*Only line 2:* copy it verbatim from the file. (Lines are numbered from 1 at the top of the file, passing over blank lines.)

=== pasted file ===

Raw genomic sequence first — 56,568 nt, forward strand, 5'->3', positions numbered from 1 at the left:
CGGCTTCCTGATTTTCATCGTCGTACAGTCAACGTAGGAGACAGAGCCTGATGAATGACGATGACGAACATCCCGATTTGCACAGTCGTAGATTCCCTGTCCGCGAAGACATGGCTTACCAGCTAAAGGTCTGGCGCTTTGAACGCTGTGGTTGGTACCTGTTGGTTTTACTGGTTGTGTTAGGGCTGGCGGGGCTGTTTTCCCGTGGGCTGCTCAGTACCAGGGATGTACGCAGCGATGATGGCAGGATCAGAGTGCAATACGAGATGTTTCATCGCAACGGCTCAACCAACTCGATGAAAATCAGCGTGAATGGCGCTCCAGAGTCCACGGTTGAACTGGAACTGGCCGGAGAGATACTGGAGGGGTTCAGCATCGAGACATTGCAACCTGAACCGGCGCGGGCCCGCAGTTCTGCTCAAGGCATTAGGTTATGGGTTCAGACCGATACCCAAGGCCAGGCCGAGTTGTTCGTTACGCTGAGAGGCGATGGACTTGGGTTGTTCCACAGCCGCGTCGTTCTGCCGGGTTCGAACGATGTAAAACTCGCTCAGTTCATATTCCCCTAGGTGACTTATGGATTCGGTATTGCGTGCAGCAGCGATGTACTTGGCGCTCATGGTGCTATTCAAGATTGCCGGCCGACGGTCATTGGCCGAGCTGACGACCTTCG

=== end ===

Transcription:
CGGCTTCCTGATTTTCATCGTCGTACAGTCAACGTAGGAGACAGAGCCTGATGAATGACGATGACGAACATCCCGATTTGCACAGTCGTAGATTCCCTGTCCGCGAAGACATGGCTTACCAGCTAAAGGTCTGGCGCTTTGAACGCTGTGGTTGGTACCTGTTGGTTTTACTGGTTGTGTTAGGGCTGGCGGGGCTGTTTTCCCGTGGGCTGCTCAGTACCAGGGATGTACGCAGCGATGATGGCAGGATCAGAGTGCAATACGAGATGTTTCATCGCAACGGCTCAACCAACTCGATGAAAATCAGCGTGAATGGCGCTCCAGAGTCCACGGTTGAACTGGAACTGGCCGGAGAGATACTGGAGGGGTTCAGCATCGAGACATTGCAACCTGAACCGGCGCGGGCCCGCAGTTCTGCTCAAGGCATTAGGTTATGGGTTCAGACCGATACCCAAGGCCAGGCCGAGTTGTTCGTTACGCTGAGAGGCGATGGACTTGGGTTGTTCCACAGCCGCGTCGTTCTGCCGGGTTCGAACGATGTAAAACTCGCTCAGTTCATATTCCCCTAGGTGACTTATGGATTCGGTATTGCGTGCAGCAGCGATGTACTTGGCGCTCATGGTGCTATTCAAGATTGCCGGCCGACGGTCATTGGCCGAGCTGACGACCTTCG